Welcome to the My Science Life feature of Dr. Roger M. Slatt, Gungoll Chair Professor of Petroleum Geology and Geophysics and Director, Institute of Reservoir Characterization, University of Oklahoma.
It’s easier to ask forgiveness than it is to get permission. – Grace Hopper
What is your job like on a daily basis?
A typical day might be lecturing for 3 hours, preparing lectures, guiding graduate students (I have graduated 101 since being at OU), reading theses and papers, addressing email requests.
Tell us about your research
My research is centered around the geology of unconventional resource shales for petroleum exploration and production. I have a consortium of oil and gas companies that fund students and research activities. We are focused on a local resource shale, the Woodford Shale, and now extending into the Sycamore Limestone which is related to the Woodford. We have completed 28 theses on the Woodford and attracted 29 companies to sponsoring the consortium. We focus mainly on stratigraphy but have now branched into geomechanics, geochemistry (organic and inorganic), and mineralogy.
What are some of the biggest challenges in your field?
The field of shale geology is relatively new When the oil/gas boom moved to unconventional shales, there was a big rush to understand them, and why/how they produce oil and gas. This was in about 1995. Since then, there have been quantum and incremental advancements in shale geology. My interest goes back to the early 1990’s at which time I co-authored a book on the subject. Prior to my involvement in shales, I studied submarine fan deposits and co-authored another book, and reservoir characterization (and wrote another book). I have published and/or presented well over 100 papers in refereed journals and conference proceedings. I have also taught my courses externally for numerous companies and organizations globally. In addition to my years in academia, I spent 11 years in the petroleum industry.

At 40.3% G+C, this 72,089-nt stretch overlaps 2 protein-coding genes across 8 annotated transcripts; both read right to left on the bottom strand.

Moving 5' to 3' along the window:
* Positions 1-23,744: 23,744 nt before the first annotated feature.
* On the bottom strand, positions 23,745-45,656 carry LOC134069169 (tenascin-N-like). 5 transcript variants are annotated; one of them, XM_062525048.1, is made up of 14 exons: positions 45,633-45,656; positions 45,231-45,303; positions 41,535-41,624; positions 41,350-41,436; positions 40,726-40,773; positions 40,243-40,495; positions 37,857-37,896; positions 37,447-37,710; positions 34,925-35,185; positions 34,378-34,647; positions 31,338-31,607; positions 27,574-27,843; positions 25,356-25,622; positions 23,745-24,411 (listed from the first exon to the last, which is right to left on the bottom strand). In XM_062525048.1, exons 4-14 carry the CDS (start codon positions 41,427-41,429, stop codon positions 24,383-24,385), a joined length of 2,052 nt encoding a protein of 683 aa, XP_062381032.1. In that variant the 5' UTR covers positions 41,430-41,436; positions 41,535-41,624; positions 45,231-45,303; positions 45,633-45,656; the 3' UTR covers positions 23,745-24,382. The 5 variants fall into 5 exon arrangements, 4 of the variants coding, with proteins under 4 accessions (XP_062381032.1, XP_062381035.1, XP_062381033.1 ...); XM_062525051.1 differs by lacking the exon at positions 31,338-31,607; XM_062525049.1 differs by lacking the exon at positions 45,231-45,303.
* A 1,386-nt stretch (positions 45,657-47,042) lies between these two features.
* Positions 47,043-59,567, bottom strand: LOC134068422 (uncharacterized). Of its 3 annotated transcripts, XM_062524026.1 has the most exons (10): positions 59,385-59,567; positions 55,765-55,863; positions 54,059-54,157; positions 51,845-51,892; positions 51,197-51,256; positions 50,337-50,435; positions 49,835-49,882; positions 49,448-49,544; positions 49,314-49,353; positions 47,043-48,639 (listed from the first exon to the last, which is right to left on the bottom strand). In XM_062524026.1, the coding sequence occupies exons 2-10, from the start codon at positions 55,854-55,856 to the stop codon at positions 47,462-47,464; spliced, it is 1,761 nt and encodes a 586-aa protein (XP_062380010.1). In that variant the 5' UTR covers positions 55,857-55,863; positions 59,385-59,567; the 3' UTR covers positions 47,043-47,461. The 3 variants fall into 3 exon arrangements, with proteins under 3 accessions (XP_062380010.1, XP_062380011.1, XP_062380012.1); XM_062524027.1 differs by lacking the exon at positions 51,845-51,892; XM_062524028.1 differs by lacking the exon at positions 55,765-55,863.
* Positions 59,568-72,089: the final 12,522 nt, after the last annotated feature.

What advice do you have to those pursuing a career in your field?
The oil and gas specialty, whether in academics or industry offers a bumpy road of ups and downs and is very cyclic. Never-the-less, you can have a very rewarding career which includes good salary, travel, and scientific challenge. I highly recommend it and would not trade my career for anyone’s. I have benefited both scientifically and intellectually by splitting my career into academia and industry.
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